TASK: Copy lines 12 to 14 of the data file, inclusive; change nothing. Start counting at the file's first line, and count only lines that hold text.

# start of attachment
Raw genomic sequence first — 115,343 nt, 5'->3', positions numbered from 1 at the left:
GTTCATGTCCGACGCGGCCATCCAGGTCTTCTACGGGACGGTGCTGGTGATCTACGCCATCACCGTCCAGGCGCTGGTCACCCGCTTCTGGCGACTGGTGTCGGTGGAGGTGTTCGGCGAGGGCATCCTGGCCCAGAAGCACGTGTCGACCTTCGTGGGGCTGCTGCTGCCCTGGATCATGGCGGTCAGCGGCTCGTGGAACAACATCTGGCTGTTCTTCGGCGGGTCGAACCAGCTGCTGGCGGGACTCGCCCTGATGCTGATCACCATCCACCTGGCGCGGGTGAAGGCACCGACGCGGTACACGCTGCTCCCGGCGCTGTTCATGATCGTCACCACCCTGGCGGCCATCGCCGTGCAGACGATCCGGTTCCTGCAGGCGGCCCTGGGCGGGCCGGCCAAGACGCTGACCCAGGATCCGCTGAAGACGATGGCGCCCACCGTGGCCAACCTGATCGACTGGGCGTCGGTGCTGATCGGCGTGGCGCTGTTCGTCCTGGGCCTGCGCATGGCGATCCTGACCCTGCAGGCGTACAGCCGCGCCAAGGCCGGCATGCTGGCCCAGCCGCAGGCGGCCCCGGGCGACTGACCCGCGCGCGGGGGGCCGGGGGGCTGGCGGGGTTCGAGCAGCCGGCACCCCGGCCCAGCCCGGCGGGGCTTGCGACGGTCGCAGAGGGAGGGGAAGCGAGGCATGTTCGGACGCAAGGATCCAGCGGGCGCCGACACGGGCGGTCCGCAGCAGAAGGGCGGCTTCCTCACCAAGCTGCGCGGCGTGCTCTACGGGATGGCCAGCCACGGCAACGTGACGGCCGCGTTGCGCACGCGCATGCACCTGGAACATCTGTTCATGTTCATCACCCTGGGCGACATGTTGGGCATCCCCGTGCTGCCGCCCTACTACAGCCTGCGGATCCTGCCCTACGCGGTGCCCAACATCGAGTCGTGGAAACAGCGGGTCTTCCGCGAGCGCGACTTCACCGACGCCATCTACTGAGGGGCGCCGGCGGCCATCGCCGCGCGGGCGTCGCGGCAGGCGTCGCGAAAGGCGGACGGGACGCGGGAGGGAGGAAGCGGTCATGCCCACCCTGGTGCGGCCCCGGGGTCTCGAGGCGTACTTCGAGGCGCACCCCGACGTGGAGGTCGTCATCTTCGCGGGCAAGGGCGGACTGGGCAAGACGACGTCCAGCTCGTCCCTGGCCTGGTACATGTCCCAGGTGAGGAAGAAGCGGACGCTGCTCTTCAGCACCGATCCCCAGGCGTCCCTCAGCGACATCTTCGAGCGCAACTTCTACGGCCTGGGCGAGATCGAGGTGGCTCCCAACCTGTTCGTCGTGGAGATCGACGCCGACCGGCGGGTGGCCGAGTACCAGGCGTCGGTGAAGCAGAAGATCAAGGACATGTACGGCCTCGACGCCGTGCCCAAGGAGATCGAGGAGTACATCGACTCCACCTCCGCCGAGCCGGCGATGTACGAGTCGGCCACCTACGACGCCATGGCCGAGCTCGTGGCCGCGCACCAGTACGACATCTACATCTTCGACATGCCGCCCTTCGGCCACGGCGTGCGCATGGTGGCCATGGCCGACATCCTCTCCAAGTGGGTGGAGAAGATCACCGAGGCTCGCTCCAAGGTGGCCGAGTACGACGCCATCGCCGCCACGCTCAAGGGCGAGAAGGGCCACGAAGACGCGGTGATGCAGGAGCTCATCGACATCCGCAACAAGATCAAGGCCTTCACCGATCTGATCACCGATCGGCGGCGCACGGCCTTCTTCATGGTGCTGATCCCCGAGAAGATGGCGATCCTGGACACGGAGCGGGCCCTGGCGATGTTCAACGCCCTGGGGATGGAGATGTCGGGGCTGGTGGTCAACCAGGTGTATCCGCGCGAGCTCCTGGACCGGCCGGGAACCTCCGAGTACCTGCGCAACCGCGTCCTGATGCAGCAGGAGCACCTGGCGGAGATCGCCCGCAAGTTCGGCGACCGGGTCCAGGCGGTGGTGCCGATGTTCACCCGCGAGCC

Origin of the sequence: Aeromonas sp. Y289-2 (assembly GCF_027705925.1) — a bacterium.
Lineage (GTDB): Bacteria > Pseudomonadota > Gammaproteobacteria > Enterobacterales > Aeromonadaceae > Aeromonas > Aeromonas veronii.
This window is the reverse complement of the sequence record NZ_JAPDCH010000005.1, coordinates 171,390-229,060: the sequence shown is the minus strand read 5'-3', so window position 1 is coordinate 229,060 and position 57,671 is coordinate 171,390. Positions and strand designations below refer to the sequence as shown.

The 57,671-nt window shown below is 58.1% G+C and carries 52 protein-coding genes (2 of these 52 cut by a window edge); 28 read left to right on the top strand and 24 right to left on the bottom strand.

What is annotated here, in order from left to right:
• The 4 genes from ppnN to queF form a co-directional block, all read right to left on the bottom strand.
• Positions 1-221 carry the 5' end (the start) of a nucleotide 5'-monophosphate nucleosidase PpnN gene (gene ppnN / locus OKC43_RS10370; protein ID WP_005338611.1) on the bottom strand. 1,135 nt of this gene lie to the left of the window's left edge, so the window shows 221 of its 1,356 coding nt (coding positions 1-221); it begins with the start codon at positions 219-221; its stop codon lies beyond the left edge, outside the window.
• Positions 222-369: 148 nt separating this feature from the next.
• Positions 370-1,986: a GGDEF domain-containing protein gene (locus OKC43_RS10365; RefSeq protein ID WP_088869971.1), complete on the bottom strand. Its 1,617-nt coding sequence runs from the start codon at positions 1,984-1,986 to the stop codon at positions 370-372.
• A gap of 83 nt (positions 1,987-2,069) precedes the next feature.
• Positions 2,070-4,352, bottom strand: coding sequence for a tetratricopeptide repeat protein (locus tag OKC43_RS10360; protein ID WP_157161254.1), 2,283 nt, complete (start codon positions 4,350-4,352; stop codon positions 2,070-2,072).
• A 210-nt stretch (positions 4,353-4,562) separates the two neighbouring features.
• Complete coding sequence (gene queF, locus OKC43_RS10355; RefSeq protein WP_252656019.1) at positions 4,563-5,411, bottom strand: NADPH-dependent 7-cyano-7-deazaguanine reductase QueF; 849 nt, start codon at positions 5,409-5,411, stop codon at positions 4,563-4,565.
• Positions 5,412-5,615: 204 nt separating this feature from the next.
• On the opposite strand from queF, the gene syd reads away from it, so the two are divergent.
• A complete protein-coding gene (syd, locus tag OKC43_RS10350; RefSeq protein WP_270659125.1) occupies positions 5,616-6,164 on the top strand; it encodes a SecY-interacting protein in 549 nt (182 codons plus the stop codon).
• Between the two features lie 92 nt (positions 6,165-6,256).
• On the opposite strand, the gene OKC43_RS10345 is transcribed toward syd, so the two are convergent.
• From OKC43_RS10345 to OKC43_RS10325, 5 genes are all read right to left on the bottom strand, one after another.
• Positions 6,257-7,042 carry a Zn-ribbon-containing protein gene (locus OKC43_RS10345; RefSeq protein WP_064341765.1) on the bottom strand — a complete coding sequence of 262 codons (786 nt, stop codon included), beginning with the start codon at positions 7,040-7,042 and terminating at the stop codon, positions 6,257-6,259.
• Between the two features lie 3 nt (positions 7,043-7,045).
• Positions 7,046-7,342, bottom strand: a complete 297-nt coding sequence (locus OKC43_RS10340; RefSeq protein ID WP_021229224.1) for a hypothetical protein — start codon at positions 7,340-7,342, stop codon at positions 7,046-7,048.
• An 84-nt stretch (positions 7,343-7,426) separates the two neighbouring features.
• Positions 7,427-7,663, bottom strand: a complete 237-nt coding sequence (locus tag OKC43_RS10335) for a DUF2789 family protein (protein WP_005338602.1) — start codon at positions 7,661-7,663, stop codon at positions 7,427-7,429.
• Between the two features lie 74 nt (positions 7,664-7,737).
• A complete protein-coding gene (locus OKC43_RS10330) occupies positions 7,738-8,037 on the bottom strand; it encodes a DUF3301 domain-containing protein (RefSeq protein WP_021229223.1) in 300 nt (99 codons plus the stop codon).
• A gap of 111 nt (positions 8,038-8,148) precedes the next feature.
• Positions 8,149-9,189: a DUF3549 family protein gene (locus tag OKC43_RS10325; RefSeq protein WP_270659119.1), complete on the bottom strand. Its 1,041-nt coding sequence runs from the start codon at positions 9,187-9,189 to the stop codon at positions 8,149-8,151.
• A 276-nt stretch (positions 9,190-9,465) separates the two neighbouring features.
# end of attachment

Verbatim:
• A gap of 83 nt (positions 1,987-2,069) precedes the next feature.
• Positions 2,070-4,352, bottom strand: coding sequence for a tetratricopeptide repeat protein (locus tag OKC43_RS10360; protein ID WP_157161254.1), 2,283 nt, complete (start codon positions 4,350-4,352; stop codon positions 2,070-2,072).
• A 210-nt stretch (positions 4,353-4,562) separates the two neighbouring features.